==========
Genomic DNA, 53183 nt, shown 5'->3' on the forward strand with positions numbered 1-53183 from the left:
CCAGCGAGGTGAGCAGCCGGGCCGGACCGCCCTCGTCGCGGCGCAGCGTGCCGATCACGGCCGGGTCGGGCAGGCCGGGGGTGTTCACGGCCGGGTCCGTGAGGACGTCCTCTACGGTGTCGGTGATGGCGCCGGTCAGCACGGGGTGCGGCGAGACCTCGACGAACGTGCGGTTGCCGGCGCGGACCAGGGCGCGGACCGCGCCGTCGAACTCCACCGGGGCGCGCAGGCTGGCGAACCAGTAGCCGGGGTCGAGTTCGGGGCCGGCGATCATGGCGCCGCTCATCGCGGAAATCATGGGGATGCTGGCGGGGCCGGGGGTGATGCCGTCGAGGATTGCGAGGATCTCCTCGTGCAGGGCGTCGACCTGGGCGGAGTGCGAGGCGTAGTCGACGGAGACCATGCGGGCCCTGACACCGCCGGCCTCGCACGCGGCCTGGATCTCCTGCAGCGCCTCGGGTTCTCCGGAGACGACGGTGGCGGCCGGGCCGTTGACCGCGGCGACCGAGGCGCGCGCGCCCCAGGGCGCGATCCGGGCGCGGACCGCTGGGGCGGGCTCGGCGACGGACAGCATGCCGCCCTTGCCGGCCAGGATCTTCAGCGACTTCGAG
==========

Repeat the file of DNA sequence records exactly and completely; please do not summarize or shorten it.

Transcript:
Genomic DNA, 53183 nt, shown 5'->3' on the forward strand with positions numbered 1-53183 from the left:
CCAGCGAGGTGAGCAGCCGGGCCGGACCGCCCTCGTCGCGGCGCAGCGTGCCGATCACGGCCGGGTCGGGCAGGCCGGGGGTGTTCACGGCCGGGTCCGTGAGGACGTCCTCTACGGTGTCGGTGATGGCGCCGGTCAGCACGGGGTGCGGCGAGACCTCGACGAACGTGCGGTTGCCGGCGCGGACCAGGGCGCGGACCGCGCCGTCGAACTCCACCGGGGCGCGCAGGCTGGCGAACCAGTAGCCGGGGTCGAGTTCGGGGCCGGCGATCATGGCGCCGCTCATCGCGGAAATCATGGGGATGCTGGCGGGGCCGGGGGTGATGCCGTCGAGGATTGCGAGGATCTCCTCGTGCAGGGCGTCGACCTGGGCGGAGTGCGAGGCGTAGTCGACGGAGACCATGCGGGCCCTGACACCGCCGGCCTCGCACGCGGCCTGGATCTCCTGCAGCGCCTCGGGTTCTCCGGAGACGACGGTGGCGGCCGGGCCGTTGACCGCGGCGACCGAGGCGCGCGCGCCCCAGGGCGCGATCCGGGCGCGGACCGCTGGGGCGGGCTCGGCGACGGACAGCATGCCGCCCTTGCCGGCCAGGATCTTCAGCGACTTCGAG